The Genderquake debate did more harm than good for transgender people and for feminists

There are a great deal of intersecting experiences between cisgender and transgender women, so why are people so fixated on the differences?

Genderquake: Munroe Bergdorf takes down hecklers during gender debate

As part of their Genderquake season, last night Channel 4 aired a live debate with a host of voices, including Munroe Bergdorf, Caitlyn Jenner, Germaine Greer and Sarah Ditum. Often, it made for distressing viewing, which no doubt terrified young gender-questioning people watching at home.

I identify as genderqueer, and was asked to take part in yesterday’s panel. At first, I thought it might offer a national platform to voice my queer politics and communicate them to a mainstream audience, but after much thought, I made the decision to pull out.

It’s deeply irresponsible to suggest that the right to self-identify your gender is up for “debate”. It isn’t. The framing of gender as a debate undermines the implicit right of trans people to identify as women, men or whichever gender they prefer. In the case of Genderquake, this resulted in an environment where audience members felt able to shout “You are a man!” and “You have a penis!” to last night’s transgender women panellists. To debate any gender identity implies that not only can it be explained, but that it can be refuted.

For instance, when non-binary panellist Jen Powell explained that they use “them/they” pronouns, the journalist Sarah Ditum chimed in with a remark about how we shouldn’t have to learn new pronouns for gender-nonconforming people, and that “it’s not how pronouns work”.

As someone who uses them/they/their pronouns myself, I can tell you that when I am referred to as a “he”, it’s like a punch of anxiety, and I feel shackled by the expectations of masculinity that have pained me my whole life. Being referred to with my correct pronouns is like being immersed in a lavender bath – it relaxes the way I operate in social space, and makes me feel seen for who I am. If something so simple as a pronoun can allow someone to feel better about themselves, why are we even offering a platform to challenge this?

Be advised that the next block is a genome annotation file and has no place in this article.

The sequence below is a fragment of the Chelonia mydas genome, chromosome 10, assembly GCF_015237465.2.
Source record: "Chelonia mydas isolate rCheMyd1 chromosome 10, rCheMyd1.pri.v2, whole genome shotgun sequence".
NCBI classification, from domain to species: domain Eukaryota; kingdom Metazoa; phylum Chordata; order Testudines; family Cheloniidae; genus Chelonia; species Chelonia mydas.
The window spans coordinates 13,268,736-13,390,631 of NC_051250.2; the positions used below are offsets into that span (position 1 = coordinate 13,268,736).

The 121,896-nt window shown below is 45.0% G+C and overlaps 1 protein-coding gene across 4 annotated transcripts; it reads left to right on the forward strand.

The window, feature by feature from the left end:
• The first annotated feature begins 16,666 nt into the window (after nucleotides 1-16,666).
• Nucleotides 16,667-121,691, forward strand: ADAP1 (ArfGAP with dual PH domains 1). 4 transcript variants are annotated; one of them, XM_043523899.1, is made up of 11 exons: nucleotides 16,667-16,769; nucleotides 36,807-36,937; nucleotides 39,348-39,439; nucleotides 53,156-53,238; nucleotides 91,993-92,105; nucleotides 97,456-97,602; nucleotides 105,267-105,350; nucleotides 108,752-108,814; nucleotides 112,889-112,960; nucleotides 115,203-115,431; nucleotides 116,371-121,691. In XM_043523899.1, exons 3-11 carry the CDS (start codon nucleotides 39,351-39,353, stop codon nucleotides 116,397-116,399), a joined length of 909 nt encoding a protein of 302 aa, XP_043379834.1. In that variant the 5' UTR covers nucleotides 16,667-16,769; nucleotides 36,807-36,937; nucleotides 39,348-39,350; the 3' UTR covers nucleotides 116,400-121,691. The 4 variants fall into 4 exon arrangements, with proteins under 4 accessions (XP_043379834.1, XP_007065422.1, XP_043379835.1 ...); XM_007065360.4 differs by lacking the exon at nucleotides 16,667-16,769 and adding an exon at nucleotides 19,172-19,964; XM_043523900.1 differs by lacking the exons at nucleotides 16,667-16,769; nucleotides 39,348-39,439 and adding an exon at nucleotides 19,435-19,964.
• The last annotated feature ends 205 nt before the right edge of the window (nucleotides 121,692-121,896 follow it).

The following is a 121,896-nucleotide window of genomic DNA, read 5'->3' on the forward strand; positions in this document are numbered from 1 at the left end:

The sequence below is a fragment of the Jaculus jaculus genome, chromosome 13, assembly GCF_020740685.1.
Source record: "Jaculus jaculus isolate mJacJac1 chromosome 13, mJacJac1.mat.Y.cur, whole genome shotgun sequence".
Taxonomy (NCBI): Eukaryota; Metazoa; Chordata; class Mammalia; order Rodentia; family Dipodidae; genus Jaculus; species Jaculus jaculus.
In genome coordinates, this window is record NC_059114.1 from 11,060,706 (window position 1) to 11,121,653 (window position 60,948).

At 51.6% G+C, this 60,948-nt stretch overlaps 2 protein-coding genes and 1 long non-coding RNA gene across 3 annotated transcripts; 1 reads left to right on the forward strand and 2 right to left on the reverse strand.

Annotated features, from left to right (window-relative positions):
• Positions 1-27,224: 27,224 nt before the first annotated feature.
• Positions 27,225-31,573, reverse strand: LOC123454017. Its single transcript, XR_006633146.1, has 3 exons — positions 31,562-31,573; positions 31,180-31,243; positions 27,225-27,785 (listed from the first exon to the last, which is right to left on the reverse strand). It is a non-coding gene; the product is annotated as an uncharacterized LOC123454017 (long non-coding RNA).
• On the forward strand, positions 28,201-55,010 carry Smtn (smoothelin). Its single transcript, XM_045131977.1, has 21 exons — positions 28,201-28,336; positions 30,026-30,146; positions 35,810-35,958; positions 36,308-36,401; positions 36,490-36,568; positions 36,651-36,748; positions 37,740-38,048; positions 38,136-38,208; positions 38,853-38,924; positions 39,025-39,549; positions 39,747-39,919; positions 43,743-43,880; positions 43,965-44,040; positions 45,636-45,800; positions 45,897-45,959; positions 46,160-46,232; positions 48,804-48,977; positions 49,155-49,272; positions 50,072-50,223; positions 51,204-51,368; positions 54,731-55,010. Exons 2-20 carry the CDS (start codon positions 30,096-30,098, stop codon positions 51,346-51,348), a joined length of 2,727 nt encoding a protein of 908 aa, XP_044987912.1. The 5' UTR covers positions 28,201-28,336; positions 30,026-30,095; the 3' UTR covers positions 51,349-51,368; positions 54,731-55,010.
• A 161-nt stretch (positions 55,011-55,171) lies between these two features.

Yesterday’s debate revealed how wrong it is to believe that the aims of feminism could ever be in opposition with transgender rights. The separation of the two is completely illogical, yet many still argue that they’re two incompatible ideologies and then use that as the basis for random verbal attacks on trans people.

There are a great deal of intersecting experiences between cisgender and transgender women, so why are people so fixated on the differences? If second wave feminism worked tirelessly to show that social rights must not be confined to our genitals and reproductive biology, then the exclusion of trans women from feminism takes us back to square one. As Munroe Bergdorf argued beautifully last night, what if you are a cisgender woman who has had a hysterectomy? Is being able to reproduce the only thing that makes you a woman? No one would argue that – so they shouldn’t argue that transgender women are “lesser” because of their biology either.

Trans women are some of the most victimised by patriarchal injustices, yet are somehow painted as patriarchs by people like Germaine Greer and Sarah Ditum. Ditum argues that reforming the Gender Recognition Act, a legislation that would save the lives of so many, would make it easier for men to prey on women in toilets. It’s absurd to fixate on this hypothetical nonsense, instead of the fact that it is transgender people who suffer most at the hands of the patriarchy: over half of young transgender people have attempted suicide in their life, with more than a third of trans people in the UK suffering hate crimes in 2017. Any noble form of feminism should be working to undo these injustices.

The producers of the Genderquake debate should be ashamed of themselves. Non-binary performer Travis Alabanza, who also declined to take part last night, summarised why when they said this: “What we are seeing on TV and media is a lack of understanding about the urgency of trans politics, the epidemic of violence trans people are under, and how this cries for programming that doesn’t ‘debate’ our existence, but rather focuses on understanding and listening to what our community is saying and needs.”

I hope in the future, producers for such programmes represent and celebrate gender-nonconforming people in a way that doesn’t undermine our very right to be here.

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